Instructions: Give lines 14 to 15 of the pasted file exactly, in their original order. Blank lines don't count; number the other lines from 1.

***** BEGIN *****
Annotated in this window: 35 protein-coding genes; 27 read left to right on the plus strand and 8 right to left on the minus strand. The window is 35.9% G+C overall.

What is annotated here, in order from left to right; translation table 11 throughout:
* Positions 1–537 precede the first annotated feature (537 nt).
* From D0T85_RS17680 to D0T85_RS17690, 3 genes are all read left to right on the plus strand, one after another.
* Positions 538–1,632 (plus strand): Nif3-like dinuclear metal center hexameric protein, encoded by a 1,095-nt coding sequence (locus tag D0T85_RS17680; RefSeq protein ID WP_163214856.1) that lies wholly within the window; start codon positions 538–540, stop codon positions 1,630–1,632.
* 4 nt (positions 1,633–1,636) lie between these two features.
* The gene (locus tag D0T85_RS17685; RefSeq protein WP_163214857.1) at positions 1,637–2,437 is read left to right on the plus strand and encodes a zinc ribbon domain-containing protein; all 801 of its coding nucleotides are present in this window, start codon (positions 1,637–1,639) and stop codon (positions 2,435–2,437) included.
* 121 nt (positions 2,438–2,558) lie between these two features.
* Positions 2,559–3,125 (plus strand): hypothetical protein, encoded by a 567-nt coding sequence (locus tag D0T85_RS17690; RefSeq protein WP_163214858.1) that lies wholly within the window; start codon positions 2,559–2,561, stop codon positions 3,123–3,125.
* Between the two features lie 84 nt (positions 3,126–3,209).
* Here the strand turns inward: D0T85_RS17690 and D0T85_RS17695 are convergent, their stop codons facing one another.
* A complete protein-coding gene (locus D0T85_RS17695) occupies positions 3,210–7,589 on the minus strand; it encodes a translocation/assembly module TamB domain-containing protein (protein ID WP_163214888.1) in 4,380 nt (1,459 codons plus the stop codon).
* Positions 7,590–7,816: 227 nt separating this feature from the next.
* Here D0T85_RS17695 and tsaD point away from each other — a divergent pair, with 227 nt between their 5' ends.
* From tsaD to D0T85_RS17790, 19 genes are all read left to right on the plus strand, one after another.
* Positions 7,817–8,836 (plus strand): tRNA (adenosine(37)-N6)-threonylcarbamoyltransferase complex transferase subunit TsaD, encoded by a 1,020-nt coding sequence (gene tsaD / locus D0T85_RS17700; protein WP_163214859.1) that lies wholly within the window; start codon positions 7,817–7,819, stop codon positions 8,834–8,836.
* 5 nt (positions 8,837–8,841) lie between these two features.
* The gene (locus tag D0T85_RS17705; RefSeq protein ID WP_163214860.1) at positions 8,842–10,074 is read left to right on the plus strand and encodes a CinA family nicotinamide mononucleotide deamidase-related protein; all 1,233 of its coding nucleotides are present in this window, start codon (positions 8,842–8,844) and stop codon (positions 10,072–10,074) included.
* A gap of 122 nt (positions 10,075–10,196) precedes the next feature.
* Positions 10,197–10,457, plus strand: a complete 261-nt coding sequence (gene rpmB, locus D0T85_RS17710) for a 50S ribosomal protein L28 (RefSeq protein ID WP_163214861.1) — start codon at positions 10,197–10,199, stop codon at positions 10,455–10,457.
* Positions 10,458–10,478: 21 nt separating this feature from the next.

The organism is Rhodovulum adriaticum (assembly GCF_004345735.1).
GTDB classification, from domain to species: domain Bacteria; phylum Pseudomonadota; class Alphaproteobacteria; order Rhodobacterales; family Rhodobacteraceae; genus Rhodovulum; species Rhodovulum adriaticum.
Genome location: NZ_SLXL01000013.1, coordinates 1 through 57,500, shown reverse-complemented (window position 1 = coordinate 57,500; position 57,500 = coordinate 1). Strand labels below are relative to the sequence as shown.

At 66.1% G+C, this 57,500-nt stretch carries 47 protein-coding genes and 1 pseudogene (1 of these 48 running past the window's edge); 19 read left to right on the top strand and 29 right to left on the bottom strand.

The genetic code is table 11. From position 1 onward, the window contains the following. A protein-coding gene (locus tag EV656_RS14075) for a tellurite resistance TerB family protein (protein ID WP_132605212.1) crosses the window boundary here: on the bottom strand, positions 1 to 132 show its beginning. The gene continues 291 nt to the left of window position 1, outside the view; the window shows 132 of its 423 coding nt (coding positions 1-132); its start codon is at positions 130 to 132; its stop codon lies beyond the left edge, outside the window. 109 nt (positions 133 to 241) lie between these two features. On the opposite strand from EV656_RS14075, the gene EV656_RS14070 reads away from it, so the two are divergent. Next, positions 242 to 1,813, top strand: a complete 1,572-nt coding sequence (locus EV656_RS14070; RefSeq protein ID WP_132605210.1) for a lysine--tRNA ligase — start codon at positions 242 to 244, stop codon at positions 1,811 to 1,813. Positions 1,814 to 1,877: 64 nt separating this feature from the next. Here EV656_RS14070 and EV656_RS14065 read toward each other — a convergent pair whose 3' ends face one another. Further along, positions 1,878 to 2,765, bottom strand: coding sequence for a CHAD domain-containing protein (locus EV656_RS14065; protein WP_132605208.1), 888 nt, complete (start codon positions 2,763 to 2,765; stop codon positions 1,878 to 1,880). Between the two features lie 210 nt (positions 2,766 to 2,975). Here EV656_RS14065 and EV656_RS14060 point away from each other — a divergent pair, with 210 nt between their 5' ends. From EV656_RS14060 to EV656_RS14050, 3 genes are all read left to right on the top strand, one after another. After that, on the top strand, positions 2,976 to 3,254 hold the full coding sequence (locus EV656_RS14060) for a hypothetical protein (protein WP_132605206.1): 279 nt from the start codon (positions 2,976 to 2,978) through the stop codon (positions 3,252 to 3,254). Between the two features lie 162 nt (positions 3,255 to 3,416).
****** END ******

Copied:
* Here D0T85_RS17695 and tsaD point away from each other — a divergent pair, with 227 nt between their 5' ends.
* From tsaD to D0T85_RS17790, 19 genes are all read left to right on the plus strand, one after another.